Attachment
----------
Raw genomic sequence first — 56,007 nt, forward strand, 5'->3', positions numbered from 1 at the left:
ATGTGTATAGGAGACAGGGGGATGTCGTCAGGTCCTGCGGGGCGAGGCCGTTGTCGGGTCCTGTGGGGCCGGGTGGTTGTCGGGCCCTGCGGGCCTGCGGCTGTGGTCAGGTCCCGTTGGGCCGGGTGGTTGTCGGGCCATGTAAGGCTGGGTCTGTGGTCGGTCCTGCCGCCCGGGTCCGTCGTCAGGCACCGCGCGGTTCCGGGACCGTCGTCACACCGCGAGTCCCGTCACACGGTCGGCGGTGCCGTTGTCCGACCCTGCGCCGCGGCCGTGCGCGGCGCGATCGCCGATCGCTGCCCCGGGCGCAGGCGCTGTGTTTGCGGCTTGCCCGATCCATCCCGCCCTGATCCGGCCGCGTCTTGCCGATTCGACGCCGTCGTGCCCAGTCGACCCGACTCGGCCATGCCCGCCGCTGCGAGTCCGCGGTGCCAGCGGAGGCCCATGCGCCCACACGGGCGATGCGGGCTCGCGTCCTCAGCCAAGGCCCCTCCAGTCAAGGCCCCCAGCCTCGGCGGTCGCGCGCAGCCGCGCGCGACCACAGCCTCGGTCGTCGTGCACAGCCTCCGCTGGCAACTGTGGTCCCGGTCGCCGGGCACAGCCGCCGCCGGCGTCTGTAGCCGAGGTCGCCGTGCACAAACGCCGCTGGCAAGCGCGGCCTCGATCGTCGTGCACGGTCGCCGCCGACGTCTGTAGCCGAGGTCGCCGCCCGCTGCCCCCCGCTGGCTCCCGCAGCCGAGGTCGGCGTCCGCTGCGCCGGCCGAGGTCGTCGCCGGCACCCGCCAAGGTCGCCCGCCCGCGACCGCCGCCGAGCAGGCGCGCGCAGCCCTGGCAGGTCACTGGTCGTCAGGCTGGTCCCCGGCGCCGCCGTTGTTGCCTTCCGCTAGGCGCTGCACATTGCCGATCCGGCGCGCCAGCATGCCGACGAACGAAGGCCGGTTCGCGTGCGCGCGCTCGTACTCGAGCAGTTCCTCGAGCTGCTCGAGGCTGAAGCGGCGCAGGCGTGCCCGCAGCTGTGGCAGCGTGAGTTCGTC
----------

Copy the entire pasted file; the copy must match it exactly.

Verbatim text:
Raw genomic sequence first — 56,007 nt, forward strand, 5'->3', positions numbered from 1 at the left:
ATGTGTATAGGAGACAGGGGGATGTCGTCAGGTCCTGCGGGGCGAGGCCGTTGTCGGGTCCTGTGGGGCCGGGTGGTTGTCGGGCCCTGCGGGCCTGCGGCTGTGGTCAGGTCCCGTTGGGCCGGGTGGTTGTCGGGCCATGTAAGGCTGGGTCTGTGGTCGGTCCTGCCGCCCGGGTCCGTCGTCAGGCACCGCGCGGTTCCGGGACCGTCGTCACACCGCGAGTCCCGTCACACGGTCGGCGGTGCCGTTGTCCGACCCTGCGCCGCGGCCGTGCGCGGCGCGATCGCCGATCGCTGCCCCGGGCGCAGGCGCTGTGTTTGCGGCTTGCCCGATCCATCCCGCCCTGATCCGGCCGCGTCTTGCCGATTCGACGCCGTCGTGCCCAGTCGACCCGACTCGGCCATGCCCGCCGCTGCGAGTCCGCGGTGCCAGCGGAGGCCCATGCGCCCACACGGGCGATGCGGGCTCGCGTCCTCAGCCAAGGCCCCTCCAGTCAAGGCCCCCAGCCTCGGCGGTCGCGCGCAGCCGCGCGCGACCACAGCCTCGGTCGTCGTGCACAGCCTCCGCTGGCAACTGTGGTCCCGGTCGCCGGGCACAGCCGCCGCCGGCGTCTGTAGCCGAGGTCGCCGTGCACAAACGCCGCTGGCAAGCGCGGCCTCGATCGTCGTGCACGGTCGCCGCCGACGTCTGTAGCCGAGGTCGCCGCCCGCTGCCCCCCGCTGGCTCCCGCAGCCGAGGTCGGCGTCCGCTGCGCCGGCCGAGGTCGTCGCCGGCACCCGCCAAGGTCGCCCGCCCGCGACCGCCGCCGAGCAGGCGCGCGCAGCCCTGGCAGGTCACTGGTCGTCAGGCTGGTCCCCGGCGCCGCCGTTGTTGCCTTCCGCTAGGCGCTGCACATTGCCGATCCGGCGCGCCAGCATGCCGACGAACGAAGGCCGGTTCGCGTGCGCGCGCTCGTACTCGAGCAGTTCCTCGAGCTGCTCGAGGCTGAAGCGGCGCAGGCGTGCCCGCAGCTGTGGCAGCGTGAGTTCGTC